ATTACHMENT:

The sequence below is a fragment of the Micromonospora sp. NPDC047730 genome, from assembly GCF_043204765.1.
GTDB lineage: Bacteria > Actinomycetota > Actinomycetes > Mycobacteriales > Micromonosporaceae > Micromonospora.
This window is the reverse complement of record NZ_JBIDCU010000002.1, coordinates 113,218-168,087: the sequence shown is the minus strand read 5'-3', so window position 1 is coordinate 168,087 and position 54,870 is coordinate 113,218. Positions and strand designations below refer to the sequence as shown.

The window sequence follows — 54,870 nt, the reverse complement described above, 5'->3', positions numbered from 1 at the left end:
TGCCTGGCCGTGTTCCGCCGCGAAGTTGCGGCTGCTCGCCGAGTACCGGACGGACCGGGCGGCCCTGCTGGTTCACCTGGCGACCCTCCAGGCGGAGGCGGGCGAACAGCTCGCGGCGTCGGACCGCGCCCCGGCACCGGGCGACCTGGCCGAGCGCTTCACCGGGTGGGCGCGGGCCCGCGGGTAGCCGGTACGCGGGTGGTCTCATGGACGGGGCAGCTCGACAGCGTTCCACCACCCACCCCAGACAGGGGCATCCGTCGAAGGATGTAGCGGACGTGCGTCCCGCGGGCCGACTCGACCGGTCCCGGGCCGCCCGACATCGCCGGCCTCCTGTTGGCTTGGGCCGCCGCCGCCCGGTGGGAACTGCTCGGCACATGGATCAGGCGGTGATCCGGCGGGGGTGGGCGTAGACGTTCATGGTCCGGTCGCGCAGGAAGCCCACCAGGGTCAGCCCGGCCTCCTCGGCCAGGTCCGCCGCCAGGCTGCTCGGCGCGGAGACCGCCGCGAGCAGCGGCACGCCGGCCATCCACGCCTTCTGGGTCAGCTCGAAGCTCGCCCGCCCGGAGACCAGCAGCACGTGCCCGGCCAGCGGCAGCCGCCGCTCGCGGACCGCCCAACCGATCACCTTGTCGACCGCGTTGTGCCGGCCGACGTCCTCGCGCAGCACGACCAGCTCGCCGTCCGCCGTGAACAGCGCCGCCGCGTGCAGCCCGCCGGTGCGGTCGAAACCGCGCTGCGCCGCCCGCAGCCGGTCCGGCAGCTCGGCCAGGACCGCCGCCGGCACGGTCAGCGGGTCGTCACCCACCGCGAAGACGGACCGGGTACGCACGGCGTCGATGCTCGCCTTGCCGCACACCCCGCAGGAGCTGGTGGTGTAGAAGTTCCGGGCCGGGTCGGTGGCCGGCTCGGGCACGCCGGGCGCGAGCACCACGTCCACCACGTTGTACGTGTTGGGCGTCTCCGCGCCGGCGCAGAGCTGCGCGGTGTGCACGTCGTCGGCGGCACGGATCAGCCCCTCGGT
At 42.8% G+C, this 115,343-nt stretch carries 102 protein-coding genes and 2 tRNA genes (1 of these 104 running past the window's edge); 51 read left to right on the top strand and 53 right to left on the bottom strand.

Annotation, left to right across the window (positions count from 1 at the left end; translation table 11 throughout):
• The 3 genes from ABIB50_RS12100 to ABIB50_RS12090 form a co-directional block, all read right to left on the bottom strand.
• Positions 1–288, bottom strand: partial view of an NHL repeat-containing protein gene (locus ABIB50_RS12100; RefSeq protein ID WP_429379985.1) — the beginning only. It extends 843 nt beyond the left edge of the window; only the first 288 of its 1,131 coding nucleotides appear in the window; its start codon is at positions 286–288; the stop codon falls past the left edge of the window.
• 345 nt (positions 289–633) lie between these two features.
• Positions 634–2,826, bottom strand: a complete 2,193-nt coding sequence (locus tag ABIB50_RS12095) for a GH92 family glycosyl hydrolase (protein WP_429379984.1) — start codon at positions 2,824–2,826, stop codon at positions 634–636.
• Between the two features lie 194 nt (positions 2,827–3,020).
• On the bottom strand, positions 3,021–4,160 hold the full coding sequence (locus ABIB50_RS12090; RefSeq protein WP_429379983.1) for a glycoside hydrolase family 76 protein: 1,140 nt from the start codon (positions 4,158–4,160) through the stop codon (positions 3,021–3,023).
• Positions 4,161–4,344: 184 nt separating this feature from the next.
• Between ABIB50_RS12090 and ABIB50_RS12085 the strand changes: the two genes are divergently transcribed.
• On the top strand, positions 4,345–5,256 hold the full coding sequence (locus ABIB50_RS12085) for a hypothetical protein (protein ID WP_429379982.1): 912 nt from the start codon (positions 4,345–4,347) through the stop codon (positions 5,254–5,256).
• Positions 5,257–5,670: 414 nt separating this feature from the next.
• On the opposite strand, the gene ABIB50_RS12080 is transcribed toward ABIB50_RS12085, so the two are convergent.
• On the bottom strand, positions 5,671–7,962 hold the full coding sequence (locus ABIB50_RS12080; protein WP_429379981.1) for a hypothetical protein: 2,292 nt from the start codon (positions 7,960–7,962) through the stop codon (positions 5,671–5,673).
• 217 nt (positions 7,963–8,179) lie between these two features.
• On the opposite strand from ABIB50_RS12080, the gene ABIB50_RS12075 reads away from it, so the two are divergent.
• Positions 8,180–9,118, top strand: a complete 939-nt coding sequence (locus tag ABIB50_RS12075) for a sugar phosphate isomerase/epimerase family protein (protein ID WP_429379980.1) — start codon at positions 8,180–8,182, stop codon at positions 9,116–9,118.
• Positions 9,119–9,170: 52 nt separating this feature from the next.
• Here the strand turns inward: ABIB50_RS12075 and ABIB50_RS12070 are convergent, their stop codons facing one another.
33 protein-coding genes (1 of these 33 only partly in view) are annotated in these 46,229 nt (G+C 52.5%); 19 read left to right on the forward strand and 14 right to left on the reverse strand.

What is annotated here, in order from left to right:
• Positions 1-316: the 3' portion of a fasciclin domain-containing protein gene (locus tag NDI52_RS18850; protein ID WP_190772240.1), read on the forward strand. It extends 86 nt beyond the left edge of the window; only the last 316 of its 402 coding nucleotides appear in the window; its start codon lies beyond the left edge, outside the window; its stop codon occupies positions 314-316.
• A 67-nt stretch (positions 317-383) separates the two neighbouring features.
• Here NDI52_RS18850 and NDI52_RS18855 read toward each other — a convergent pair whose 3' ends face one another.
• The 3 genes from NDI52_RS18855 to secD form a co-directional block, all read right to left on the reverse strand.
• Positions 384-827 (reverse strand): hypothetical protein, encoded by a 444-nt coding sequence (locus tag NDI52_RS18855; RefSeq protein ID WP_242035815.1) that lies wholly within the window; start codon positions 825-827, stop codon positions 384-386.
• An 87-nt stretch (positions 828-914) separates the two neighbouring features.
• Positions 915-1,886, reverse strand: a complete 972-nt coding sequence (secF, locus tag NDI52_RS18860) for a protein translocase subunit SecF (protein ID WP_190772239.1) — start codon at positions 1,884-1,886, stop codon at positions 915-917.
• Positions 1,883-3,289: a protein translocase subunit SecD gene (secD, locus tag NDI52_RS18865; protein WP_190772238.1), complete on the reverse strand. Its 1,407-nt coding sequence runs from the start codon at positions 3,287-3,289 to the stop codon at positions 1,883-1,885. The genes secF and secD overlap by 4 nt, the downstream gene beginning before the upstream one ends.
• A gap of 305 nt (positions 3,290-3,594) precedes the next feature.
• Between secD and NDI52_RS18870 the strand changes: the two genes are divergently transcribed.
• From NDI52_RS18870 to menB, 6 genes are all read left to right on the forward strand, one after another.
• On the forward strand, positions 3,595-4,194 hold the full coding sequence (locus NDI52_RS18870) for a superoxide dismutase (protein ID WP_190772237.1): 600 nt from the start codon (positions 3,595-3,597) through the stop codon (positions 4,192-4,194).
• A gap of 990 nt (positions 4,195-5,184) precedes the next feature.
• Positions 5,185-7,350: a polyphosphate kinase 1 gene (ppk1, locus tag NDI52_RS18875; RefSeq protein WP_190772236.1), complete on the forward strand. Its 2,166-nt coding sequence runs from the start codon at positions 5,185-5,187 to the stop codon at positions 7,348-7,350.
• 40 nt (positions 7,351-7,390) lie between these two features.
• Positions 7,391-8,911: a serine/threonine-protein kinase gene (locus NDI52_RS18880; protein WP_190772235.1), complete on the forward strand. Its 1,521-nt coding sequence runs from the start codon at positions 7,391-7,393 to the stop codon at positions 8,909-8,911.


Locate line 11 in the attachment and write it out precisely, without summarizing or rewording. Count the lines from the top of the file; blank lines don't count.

• Positions 634–2,826, bottom strand: a complete 2,193-nt coding sequence (locus tag ABIB50_RS12095) for a GH92 family glycosyl hydrolase (protein WP_429379984.1) — start codon at positions 2,824–2,826, stop codon at positions 634–636.